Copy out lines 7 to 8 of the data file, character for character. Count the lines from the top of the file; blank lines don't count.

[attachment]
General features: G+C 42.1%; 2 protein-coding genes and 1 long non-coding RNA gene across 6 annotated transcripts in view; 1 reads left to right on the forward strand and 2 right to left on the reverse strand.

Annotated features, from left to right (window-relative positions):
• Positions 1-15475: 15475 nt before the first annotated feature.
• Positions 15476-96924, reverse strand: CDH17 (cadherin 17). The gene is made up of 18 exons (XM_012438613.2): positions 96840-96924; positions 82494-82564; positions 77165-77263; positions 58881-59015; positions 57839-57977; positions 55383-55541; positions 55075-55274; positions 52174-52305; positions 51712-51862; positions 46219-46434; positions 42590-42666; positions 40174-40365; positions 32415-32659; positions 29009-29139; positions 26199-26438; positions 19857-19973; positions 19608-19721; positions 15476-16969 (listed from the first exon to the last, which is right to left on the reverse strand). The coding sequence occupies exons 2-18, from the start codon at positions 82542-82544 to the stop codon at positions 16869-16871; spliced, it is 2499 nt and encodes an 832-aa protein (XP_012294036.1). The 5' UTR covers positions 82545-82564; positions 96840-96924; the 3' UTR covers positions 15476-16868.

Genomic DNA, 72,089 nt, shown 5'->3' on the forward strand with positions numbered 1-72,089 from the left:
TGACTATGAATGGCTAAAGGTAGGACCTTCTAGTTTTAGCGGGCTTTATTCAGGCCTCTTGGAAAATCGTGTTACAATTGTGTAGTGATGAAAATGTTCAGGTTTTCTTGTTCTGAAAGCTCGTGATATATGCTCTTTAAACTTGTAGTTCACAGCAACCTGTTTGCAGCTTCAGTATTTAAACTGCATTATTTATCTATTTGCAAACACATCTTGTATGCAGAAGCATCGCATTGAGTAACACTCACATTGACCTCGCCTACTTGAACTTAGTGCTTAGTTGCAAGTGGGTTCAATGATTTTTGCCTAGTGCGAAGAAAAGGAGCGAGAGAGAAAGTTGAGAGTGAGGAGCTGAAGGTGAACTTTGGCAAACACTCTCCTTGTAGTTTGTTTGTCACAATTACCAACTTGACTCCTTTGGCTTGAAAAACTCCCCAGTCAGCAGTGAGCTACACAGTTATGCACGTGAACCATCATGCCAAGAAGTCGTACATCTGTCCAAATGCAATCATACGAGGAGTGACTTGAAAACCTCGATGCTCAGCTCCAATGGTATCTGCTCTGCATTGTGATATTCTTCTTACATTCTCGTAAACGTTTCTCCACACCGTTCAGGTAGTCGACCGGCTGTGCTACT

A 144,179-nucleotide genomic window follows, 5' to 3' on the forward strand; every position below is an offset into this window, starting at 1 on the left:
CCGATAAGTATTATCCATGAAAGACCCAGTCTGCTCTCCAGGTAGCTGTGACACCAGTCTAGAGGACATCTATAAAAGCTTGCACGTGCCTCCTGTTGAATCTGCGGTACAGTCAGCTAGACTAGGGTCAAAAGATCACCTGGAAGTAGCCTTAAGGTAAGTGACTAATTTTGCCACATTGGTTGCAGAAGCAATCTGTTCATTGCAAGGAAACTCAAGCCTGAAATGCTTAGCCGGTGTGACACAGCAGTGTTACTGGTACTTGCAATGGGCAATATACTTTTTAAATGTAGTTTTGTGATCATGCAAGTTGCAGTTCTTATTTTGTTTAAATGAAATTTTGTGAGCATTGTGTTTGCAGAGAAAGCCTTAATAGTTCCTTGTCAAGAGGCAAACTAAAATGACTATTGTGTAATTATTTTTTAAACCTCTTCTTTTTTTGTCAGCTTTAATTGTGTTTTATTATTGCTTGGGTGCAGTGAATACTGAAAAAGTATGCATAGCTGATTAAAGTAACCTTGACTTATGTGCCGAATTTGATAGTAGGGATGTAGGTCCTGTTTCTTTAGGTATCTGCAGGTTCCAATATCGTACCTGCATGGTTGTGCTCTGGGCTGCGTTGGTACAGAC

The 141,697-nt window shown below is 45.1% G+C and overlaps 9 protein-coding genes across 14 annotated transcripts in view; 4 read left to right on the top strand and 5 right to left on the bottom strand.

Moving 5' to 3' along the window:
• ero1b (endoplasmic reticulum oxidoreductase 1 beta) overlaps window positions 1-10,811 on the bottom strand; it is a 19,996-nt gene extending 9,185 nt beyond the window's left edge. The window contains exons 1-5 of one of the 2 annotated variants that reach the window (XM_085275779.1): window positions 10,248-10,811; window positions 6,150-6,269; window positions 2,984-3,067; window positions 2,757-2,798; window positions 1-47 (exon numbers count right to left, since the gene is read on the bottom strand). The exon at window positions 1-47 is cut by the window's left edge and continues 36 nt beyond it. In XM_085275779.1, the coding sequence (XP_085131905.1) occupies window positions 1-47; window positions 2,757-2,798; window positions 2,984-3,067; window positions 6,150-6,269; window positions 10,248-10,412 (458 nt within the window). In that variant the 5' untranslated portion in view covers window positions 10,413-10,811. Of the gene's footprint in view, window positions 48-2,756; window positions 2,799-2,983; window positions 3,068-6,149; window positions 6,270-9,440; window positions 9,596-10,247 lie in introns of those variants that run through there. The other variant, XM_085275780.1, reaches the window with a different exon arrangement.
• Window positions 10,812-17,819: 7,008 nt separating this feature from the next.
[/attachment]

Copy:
A 144,179-nucleotide genomic window follows, 5' to 3' on the forward strand; every position below is an offset into this window, starting at 1 on the left:
CCGATAAGTATTATCCATGAAAGACCCAGTCTGCTCTCCAGGTAGCTGTGACACCAGTCTAGAGGACATCTATAAAAGCTTGCACGTGCCTCCTGTTGAATCTGCGGTACAGTCAGCTAGACTAGGGTCAAAAGATCACCTGGAAGTAGCCTTAAGGTAAGTGACTAATTTTGCCACATTGGTTGCAGAAGCAATCTGTTCATTGCAAGGAAACTCAAGCCTGAAATGCTTAGCCGGTGTGACACAGCAGTGTTACTGGTACTTGCAATGGGCAATATACTTTTTAAATGTAGTTTTGTGATCATGCAAGTTGCAGTTCTTATTTTGTTTAAATGAAATTTTGTGAGCATTGTGTTTGCAGAGAAAGCCTTAATAGTTCCTTGTCAAGAGGCAAACTAAAATGACTATTGTGTAATTATTTTTTAAACCTCTTCTTTTTTTGTCAGCTTTAATTGTGTTTTATTATTGCTTGGGTGCAGTGAATACTGAAAAAGTATGCATAGCTGATTAAAGTAACCTTGACTTATGTGCCGAATTTGATAGTAGGGATGTAGGTCCTGTTTCTTTAGGTATCTGCAGGTTCCAATATCGTACCTGCATGGTTGTGCTCTGGGCTGCGTTGGTACAGAC